Australia : Paddock Practices: How to manage wild oats in northern cropping systems.
Wild oats is the most wide spread weed across the northern grain growing regions of New South Wales and Queensland, and the most competitive grass weed in cereal crops.
Impacting around 600,000 hectares across this region, it is estimated the costs of controlling wild oats together with crop production losses are $4.5 million annually.
As a consequence, the weed species is a focus of a Grains Research and Development Corporation (GRDC) investment in Innovation in Crop Weed Control program, undertaking research into managing wild oats through crop competition, herbicides and mechanical strategies.
This newly collaborative program is overseen by Dr Michael Walsh, Director Weed Research from the University of Sydney. Managing wild oats as part of an integrated weed management program focuses on reducing the weed seed bank over a three to four year period, utilising a range of practices.
Despite similar herbicide selection and use, herbicide resistance in wild oats has developed at a slower rate than other weed species. In comparison to annual ryegrass, wild oats has been almost boring as far as herbicide resistance is concerned, as the weed species has not achieved the same level of resistance as annual ryegrass, said Dr Walsh.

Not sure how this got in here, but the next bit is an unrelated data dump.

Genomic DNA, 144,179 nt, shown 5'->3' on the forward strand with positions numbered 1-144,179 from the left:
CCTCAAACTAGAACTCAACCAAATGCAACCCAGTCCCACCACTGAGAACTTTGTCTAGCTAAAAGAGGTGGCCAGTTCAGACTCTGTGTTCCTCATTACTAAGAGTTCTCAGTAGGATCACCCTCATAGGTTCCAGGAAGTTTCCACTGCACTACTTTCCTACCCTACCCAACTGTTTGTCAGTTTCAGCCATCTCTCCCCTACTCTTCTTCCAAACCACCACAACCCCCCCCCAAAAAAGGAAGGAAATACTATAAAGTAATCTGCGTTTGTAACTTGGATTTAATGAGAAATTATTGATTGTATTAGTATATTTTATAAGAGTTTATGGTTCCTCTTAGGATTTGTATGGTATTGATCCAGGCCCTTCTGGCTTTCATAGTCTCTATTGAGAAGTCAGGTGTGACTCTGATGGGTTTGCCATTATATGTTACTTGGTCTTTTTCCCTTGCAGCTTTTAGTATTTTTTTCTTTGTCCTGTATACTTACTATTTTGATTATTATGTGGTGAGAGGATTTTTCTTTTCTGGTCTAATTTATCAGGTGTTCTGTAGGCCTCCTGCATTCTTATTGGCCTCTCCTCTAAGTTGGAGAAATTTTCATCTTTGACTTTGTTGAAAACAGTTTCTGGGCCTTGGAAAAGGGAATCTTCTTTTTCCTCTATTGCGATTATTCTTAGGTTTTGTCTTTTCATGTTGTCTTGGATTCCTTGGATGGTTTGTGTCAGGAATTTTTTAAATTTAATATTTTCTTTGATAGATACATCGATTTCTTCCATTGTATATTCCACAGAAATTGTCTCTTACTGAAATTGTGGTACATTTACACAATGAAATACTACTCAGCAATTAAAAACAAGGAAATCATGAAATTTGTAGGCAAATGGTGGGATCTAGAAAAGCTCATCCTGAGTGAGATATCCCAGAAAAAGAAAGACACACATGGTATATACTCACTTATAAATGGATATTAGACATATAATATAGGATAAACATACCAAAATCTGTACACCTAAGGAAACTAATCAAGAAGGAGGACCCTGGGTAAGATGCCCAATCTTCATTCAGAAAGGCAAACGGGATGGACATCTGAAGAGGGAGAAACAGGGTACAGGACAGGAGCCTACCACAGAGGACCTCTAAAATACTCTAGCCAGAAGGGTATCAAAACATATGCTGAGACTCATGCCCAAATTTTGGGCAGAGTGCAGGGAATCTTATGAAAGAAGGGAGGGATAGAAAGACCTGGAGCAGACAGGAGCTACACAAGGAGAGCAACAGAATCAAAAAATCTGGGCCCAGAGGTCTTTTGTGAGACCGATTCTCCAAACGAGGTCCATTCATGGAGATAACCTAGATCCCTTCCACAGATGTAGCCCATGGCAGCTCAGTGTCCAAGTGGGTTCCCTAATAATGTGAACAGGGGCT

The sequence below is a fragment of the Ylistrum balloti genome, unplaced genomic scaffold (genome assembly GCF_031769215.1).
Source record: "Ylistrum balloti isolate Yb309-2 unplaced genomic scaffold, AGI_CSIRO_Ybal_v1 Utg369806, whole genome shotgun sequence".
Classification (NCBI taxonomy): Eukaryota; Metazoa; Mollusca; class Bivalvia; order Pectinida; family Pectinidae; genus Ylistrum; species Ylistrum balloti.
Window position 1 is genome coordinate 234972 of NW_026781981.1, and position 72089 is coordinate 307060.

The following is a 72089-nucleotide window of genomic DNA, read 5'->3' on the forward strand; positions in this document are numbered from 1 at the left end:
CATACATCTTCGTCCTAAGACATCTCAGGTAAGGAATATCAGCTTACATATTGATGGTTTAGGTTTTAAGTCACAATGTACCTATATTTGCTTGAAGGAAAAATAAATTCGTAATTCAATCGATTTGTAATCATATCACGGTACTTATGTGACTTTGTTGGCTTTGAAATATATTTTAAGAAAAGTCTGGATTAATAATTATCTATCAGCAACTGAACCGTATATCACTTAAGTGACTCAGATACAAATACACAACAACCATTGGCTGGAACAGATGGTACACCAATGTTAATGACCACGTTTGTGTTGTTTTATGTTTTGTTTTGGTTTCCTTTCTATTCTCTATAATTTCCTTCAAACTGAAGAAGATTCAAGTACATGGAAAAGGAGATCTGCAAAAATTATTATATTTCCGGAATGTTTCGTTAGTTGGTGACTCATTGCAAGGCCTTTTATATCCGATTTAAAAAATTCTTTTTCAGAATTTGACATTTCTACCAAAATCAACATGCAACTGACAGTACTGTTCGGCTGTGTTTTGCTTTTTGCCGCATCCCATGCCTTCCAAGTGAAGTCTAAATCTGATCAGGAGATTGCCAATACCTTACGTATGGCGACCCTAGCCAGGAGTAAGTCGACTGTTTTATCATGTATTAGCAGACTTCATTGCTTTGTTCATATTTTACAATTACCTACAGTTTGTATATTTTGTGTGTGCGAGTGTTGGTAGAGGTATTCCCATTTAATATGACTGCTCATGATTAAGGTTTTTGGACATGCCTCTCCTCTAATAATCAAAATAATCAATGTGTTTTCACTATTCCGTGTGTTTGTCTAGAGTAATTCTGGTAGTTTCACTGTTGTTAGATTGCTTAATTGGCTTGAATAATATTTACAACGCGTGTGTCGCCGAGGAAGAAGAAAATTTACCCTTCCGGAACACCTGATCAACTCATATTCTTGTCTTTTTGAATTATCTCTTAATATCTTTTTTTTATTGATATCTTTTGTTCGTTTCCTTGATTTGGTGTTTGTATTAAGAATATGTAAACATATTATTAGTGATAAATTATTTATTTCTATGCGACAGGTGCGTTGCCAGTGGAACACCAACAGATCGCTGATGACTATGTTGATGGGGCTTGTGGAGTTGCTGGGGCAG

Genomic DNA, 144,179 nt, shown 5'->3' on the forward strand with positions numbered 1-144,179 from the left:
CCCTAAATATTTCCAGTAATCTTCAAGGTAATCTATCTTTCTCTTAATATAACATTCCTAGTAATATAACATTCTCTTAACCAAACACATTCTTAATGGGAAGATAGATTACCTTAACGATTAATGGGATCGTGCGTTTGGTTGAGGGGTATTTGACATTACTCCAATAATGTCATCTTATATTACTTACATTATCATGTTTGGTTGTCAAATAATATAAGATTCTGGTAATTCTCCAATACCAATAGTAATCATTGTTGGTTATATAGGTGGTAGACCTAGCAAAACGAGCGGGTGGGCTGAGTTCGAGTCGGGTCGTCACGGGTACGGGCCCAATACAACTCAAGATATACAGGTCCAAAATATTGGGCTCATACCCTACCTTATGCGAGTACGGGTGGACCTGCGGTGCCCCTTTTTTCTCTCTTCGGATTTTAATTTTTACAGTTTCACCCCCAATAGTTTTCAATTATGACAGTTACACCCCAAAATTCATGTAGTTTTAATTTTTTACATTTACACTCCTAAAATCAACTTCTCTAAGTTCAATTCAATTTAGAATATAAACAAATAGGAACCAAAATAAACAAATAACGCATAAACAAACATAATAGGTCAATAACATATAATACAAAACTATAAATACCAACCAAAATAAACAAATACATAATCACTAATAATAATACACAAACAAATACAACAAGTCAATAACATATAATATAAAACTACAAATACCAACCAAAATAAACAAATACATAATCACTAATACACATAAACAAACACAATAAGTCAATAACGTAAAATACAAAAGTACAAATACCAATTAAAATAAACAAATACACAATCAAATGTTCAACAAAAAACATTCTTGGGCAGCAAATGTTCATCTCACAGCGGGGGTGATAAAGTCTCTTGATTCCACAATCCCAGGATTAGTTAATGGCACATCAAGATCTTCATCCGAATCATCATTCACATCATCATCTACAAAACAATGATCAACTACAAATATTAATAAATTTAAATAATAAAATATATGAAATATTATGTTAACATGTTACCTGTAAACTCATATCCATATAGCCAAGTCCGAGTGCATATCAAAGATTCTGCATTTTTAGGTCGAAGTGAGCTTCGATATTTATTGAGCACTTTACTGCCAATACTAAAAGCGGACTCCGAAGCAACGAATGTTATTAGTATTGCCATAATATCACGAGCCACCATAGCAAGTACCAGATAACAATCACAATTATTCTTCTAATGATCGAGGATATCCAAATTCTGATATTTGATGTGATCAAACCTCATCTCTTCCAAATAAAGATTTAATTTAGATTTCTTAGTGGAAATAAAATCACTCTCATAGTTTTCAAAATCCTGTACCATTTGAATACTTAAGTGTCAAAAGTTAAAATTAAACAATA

Research in Western Australia on the herbicide resistance evolution of wild oats has shown that the hexaploid genetic characteristic leads to a delay in the development of resistance traits relative to diploid species such as annual ryegrass. Hexaploid plant cells have six sets of chromosomes, whilst diploid cells feature two. Wild oats is self-pollinated, and therefore any resistance gained within a plant does not cross over to other plants, unlike cross pollinating annual ryegrass. The positive of this is that herbicide resistance in wild oats is delayed relative to other grass weed species, but the negative is that herbicide resistance does eventually occur with continued herbicide selection, Dr Walsh said. There are currently relatively high frequencies (30-40 per cent) of Group A resistant wild oat populations across some areas of the wheatbelt.
[c] 2017 Al Bawaba (Albawaba.com) Provided by SyndiGate Media Inc. ( Syndigate.info ).
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|Date:||Jun 21, 2017|
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